By Michael L. Millenson

Michael Millenson, President of Health Quality Advisors

“We are now contemplating, Heaven save the mark, a bill that would tax the well for the benefit of the ill.”

That’s not a quote from oral arguments at the Supreme Court over the constitutionality of the Affordable Care Act or from one of the earnest conservatives demonstrating against it outside. It’s actually the beginning of an editorial in the Aug. 15, 1949 issue of The New York State Journal of Medicine denouncing the pernicious effects of health insurance. To be clear: not government-mandated health insurance, but all third-party health insurance.

I wrote about that editorial in a July 16, 2009 blog entitled, “GOP to Uninsured: Drop Dead.” My blog was prompted by Wall Street Journal op-ed the previous day from Dr. Thomas Szasz, an emeritus professor of psychiatry, who counseled readers not to confuse ethics and economics:

The idea that every life is infinitely precious and therefore everyone deserves the same kind of optimal medical care is a fine religious sentiment and moral ideal. As political and economic policy, it is vainglorious delusion….We must stop talking about “health care” as if it were some kind of collective public service, like fire protection, provided equally to everyone who needs it….If we persevere in our quixotic quest for a fetishized medical equality we will sacrifice personal freedom as its price.

This was a month before Oklahoma GOP Sen. Tom Coburn, a physician, told a sobbing, middle-aged woman that “government is not the answer” after she confessed she couldn’t afford care for her brain-injured husband. The crowd of Coburn constituents gathered to discuss health care reform applauded. And it was before Texas Rep. Ron Paul, also a physician, responded evasively when asked by moderator Wolf Blitzer at a September, 2011 GOP presidential debate what should be done about an uninsured 30-year-old working man in a coma.

“What he should do is whatever he wants to do and assume responsibility for himself,” Paul responded, adding, “That’s what freedom is all about, taking your own risk.” When Blitzer followed up by asking, “Congressman, are you saying that society should just let him die?”, a group of audience members in the Tampa auditorium began audibly cheering, “Yeah!”

The individual’s responsibility for “taking your own risk” was precisely what the New York State Medical Society worried that health insurance would undermine. As the Aug. 15, 1949 editorial put it:

Any experienced general practitioner will agree that what keeps the great majority of people well is the fact that they can’t afford to be ill. That is a harsh, stern dictum and we readily admit that under it a certain number of cases of early tuberculosis and cancer, for example, may go undetected. Is it not better that a few such should perish rather than that the majority of the population should be encouraged on every occasion to run sniveling to the doctor? That in order to get their money’s worth they should be sick at every available opportunity? They will find out in time that the services they think they get for nothing ­– but which the whole people of the United States would pay for – are also worth nothing.

Of course, today’s liberty lovers are not denouncing health insurance per se, nor even calling directly for the abolition of government-funded health insurance for the elderly, the poor and veterans. Still, faint footfalls of this same fend-for-yourself argument, if not so bluntly stated, can be heard in GOP plans to control Medicare costs by turning it into a “premium support” program that risks leaving those too sick, too poor or not savvy enough shoppers for private insurance to fend for themselves.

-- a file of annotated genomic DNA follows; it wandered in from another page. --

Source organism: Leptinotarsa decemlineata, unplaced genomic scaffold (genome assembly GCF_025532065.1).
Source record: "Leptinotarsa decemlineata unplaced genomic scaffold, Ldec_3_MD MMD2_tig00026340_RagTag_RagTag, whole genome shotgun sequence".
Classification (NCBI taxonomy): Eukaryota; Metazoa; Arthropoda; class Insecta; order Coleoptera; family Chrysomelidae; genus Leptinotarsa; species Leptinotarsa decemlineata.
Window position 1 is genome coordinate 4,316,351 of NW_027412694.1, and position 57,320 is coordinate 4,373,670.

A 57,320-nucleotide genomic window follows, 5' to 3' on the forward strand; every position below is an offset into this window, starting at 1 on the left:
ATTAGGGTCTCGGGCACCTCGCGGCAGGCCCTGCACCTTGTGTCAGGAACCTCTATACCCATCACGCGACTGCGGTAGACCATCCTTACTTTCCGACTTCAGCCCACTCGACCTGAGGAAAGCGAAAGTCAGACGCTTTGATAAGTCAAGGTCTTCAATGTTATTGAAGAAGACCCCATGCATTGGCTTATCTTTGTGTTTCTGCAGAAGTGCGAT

Certainly, creating a situation where “the great majority of people…can’t afford to be ill” is an effective cost-control mechanism. In 1949, when 60 percent of the American population had no health insurance, medical expenditures were a tiny percentage of the gross national product. In our day, when medical technology is far more advanced, the economic principle remains the same. The Great Recession prompted a sharp drop in doctor’s office visits and even caused some individuals with cancer to stop taking their medications simply because they couldn’t afford it. Someone with Ron Paul’s flair for phrase-making might call this a case of “give me liberty and give me death.”

The Wall Street Journal op-ed by Szasz was entitled, “Universal Health Care Isn’t Worth Our Freedom.” That sentiment was vociferously endorsed by the anti-Obamacare demonstrators outside the Court and, oral arguments suggested, by some justices within it.  Freedom, too, was on the minds of New York State physicians in this Sept. 15, 1949 commentary advocating what might be termed a robust medical consumerism:

It is time that someone – everyone – should hoist Mr. Charles Darwin from his grave and blow life into his ashes so that they could proclaim again to the world his tough but practical doctrine of survival of the fittest…The Declaration of Independence said that man was entitled to the “pursuit of happiness.” Any man who wishes to pursue happiness had better be able to stand on his own feet. He will not be successful if he feels that he can afford to be ill.

That no Republican presidential candidate has ever presented a serious plan to cover all the uninsured – after all, isn’t that why we have hospital emergency rooms? – is irrelevant to the legal issues but is highly relevant to the political context of the legal debate. The difference between Democrats and this generation of Republicans – unfortunately including even the GOP Doctors Caucus – is not at its core a disagreement on what government can legitimately do to help create universal access to health care for the 50 million Americans without it, but whether the goal itself is worth pursuing.